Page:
Most companies maintain an internal audit function to detect and prevent corruption. The Board of Audit and Inspection, which monitors government expenditures, and the Public Service Ethics Committee, which monitors civil servants’ financial activities and disclosures are official agencies responsible for combating government corruption. The ACRC focuses on preventing corruption by assessing the transparency of public institutions, protecting and rewarding whistleblowers, training public officials, raising public awareness, and improving policies and systems. The Act on the Prevention of Corruption and the Establishment and Management of the Anti-Corruption and Civil Rights Commission, along with and the Protection of Public Interest Reporters Act, protects nongovernment organizations and civil society groups reporting cases of corruption to government authorities. In April 2018, laws were updated to allow individuals filing allegations of corruption to report cases through attorneys without disclosing their identities to the courts. In July 2021, the ACRC announced that the revised Anti-Corruption Rights Act, which allows not only whistleblowers but also respondents to confirm facts, will take effect to solve the issues of infringement of rights and interests. Violations of these legal protections can result in fines or prison sentences. U.S. firms have not identified corruption as an obstacle to FDI. The ROK ratified the UN Convention against Corruption in 2008. It is also a party to the OECD Convention on Combating Bribery of Foreign Public Officials in International Business Transactions and a member of the Asia-Pacific Economic Cooperation Anti-Corruption and Transparency Working Group. The ROK Financial Intelligence Unit cooperates with U.S. and UN efforts to disrupt sources of terrorist financing. Transparency International has maintained a national chapter in the ROK since 1999.
10. Political and Security Environment
Enshrined by the 1953 Mutual Defense Treaty, the U.S.-ROK alliance has supported the security and stability of the Korean Peninsula and broader region for nearly seven decades. At their May 2021 summit, President Biden and President Moon upgraded our countries’ relationship to a comprehensive partnership – an acknowledgment of the alliance’s evolution from its security-based origins to a future-oriented, multi-pillared relationship. The ROK’s elevation to one of the world’s top ten economies in 2021 and aspirations to build its “Global Korea” brand herald a new era in U.S.-ROK relations, especially as we seek overlap and coordination on our international economic policies.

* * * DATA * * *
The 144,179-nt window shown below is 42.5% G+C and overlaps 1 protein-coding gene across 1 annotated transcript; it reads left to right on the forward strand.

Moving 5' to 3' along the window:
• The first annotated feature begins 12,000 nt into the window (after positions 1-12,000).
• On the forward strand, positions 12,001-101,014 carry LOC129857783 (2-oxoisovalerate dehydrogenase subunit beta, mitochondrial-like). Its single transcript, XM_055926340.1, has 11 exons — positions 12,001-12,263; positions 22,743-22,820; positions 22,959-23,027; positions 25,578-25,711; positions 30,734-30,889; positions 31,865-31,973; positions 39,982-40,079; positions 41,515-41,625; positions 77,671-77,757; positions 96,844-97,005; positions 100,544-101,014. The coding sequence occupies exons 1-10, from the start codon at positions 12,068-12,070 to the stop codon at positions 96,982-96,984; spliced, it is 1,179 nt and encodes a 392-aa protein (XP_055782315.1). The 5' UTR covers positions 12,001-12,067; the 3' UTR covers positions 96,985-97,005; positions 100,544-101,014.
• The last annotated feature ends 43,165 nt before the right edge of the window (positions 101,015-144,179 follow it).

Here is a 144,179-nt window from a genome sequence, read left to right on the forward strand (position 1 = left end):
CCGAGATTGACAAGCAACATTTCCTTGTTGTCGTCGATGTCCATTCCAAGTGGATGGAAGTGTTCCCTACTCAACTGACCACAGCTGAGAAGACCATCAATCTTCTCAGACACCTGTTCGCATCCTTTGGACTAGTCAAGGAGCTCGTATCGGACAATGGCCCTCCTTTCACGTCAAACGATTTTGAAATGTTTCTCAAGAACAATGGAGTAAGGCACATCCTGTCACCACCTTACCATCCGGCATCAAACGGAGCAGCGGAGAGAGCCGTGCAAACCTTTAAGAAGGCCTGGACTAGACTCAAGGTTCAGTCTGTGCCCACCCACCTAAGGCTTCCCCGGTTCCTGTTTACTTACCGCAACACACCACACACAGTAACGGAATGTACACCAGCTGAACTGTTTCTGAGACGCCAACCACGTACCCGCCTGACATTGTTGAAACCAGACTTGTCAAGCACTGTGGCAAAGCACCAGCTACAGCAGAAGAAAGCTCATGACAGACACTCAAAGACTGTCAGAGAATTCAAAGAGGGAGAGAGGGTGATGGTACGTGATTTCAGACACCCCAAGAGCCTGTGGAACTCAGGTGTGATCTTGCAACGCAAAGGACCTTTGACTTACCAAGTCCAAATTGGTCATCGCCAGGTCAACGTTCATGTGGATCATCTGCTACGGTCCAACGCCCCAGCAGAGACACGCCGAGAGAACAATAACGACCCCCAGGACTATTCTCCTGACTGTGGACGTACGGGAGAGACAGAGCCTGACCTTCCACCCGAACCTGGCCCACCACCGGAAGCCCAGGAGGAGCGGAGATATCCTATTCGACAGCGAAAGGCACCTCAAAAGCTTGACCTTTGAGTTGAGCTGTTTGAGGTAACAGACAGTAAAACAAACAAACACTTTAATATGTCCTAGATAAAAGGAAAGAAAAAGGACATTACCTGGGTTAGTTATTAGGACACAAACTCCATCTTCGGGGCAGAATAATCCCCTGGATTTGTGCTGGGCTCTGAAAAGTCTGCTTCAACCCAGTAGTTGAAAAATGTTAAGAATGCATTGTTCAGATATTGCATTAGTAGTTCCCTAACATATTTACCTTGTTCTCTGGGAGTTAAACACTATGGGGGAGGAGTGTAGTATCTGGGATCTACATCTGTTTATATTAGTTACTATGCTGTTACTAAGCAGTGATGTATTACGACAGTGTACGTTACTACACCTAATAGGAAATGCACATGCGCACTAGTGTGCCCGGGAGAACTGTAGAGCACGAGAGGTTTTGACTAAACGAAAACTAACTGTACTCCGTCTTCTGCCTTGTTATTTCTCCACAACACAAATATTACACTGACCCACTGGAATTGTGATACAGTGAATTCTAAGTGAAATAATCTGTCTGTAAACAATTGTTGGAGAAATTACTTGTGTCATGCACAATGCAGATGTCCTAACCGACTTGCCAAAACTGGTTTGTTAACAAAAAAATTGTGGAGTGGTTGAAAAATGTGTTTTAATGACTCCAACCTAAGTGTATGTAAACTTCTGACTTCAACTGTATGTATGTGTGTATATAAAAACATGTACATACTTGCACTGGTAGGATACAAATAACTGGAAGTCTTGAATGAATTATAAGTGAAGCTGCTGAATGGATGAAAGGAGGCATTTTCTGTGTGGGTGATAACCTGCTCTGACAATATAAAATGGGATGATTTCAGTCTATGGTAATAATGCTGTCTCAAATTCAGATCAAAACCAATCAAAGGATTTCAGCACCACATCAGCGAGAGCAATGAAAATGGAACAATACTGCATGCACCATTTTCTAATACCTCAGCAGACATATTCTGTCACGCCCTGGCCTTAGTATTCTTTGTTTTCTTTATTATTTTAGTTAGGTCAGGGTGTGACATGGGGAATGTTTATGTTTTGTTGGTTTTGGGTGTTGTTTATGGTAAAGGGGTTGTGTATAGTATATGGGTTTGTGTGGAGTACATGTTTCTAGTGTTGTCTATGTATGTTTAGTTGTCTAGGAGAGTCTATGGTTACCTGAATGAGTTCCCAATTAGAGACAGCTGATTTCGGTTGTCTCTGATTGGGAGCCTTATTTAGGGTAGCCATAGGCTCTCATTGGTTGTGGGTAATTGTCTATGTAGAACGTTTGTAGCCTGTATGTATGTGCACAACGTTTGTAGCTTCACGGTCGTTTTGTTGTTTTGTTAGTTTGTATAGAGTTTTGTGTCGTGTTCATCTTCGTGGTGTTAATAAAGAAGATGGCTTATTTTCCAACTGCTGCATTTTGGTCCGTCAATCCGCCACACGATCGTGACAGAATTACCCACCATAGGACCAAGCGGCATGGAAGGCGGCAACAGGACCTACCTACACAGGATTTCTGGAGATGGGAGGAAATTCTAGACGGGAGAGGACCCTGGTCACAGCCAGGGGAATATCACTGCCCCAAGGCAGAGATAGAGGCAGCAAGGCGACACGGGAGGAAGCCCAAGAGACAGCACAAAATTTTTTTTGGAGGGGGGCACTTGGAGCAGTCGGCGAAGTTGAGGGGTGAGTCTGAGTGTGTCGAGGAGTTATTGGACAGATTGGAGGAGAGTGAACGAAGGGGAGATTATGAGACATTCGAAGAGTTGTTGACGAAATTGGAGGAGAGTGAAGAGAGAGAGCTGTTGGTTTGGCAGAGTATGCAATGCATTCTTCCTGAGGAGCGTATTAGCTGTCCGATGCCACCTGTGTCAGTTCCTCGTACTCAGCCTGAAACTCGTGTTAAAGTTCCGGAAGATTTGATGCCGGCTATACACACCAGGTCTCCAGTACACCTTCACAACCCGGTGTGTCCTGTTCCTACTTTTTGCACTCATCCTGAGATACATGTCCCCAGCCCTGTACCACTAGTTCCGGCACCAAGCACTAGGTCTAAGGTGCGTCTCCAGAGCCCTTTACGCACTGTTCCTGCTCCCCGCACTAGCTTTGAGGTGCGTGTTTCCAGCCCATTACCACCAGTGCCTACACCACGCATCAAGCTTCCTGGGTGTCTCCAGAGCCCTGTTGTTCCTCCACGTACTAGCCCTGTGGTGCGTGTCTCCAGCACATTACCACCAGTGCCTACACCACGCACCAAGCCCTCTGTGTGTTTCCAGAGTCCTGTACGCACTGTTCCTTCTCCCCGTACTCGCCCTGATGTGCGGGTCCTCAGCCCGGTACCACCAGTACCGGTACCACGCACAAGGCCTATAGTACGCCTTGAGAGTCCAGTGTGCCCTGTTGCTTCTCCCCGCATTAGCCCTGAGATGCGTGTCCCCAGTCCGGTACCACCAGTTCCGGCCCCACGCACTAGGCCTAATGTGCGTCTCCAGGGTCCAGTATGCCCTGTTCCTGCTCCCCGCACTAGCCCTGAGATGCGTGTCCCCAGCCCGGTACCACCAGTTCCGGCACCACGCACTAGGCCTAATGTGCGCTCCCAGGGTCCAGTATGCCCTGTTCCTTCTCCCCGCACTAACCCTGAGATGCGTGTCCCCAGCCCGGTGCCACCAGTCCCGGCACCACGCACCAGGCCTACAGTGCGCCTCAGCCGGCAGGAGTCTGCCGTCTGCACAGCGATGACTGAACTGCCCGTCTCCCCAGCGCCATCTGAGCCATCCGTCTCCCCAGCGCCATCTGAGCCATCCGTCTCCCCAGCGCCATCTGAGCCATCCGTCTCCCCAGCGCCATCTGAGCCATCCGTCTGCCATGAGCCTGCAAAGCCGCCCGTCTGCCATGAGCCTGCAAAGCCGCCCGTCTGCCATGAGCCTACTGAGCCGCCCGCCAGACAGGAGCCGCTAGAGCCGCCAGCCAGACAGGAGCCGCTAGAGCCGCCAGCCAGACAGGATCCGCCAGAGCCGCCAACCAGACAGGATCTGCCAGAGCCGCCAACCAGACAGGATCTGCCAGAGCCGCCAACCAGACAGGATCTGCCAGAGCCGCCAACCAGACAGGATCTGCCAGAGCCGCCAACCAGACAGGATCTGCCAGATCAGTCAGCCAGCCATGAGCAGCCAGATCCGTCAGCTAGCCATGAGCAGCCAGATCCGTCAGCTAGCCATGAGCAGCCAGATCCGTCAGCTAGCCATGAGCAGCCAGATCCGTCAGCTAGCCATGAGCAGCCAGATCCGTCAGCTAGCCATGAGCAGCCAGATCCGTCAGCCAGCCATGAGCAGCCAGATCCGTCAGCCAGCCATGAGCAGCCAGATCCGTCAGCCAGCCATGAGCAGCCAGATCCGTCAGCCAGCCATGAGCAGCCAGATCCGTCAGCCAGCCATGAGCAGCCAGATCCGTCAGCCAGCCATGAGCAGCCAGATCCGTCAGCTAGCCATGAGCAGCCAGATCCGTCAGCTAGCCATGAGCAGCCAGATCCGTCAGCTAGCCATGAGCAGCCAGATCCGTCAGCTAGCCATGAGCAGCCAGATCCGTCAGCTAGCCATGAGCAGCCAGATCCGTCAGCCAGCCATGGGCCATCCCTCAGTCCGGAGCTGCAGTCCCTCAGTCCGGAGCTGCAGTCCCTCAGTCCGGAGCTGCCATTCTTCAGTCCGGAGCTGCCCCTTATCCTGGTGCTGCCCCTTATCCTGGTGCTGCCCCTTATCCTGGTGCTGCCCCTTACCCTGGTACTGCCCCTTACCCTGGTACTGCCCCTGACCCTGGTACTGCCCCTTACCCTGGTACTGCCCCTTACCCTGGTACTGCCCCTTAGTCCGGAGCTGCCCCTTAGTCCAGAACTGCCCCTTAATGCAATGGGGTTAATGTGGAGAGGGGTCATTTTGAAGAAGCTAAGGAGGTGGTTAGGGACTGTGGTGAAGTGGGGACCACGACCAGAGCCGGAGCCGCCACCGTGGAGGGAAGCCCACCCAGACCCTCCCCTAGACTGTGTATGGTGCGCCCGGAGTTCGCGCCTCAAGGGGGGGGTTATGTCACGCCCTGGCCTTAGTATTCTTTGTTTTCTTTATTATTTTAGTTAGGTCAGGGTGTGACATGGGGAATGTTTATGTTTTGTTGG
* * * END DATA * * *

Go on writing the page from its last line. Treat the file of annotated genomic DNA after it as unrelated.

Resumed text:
The ROK and the Democratic People’s Republic of Korea (DPRK) remain separated by the world’s most heavily fortified border. After a flurry of diplomatic engagement in 2018-2019, including three inter-Korean summits and two U.S.-DPRK summits, engagement between the ROK and the DPRK has stagnated as North Korea shut its borders in January 2020 in response to the pandemic and resumed its missile testing in 2021.
The ROK’s relations with Japan remained strained in 2021, primarily due to the ROK Supreme Court’s 2018 decisions directing Japanese companies to compensate South Koreans subjected to forced labor during World War II, including the court-directed seizure of defendant company assets, as well as Japan’s subsequent tightening of export controls against the ROK in 2019. This prompted consumer boycotts in the ROK against Japanese goods in July 2019, causing a significant drop in local sales for certain products, including beer and automobiles, as well as at certain Japanese retail chains.
The ROK does not have a history of political violence directed against foreign investors. There have not been reports of politically-motivated threats of damage to foreign-invested projects or foreign-affiliated installations of any sort, nor of any incidents that might be interpreted as having targeted foreign investments. Labor violence unrelated to the issue of foreign ownership, however, has occurred in foreign-owned facilities in the past. There have also been protests in the past directed at U.S. economic, political, and military interests (e.g., beef imports in 2008 or the deployment of the Terminal High Altitude Area Defense system in 2017 with protests continuing into 2022). The ROK is a modern democracy with active public political participation, and well-organized political demonstrations are common. For example, large-scale rallies were a regular occurrence throughout former President Park Geun-hye’s impeachment proceedings in 2016 and 2017. The protests were peaceful and orderly.
11. Labor Policies and Practices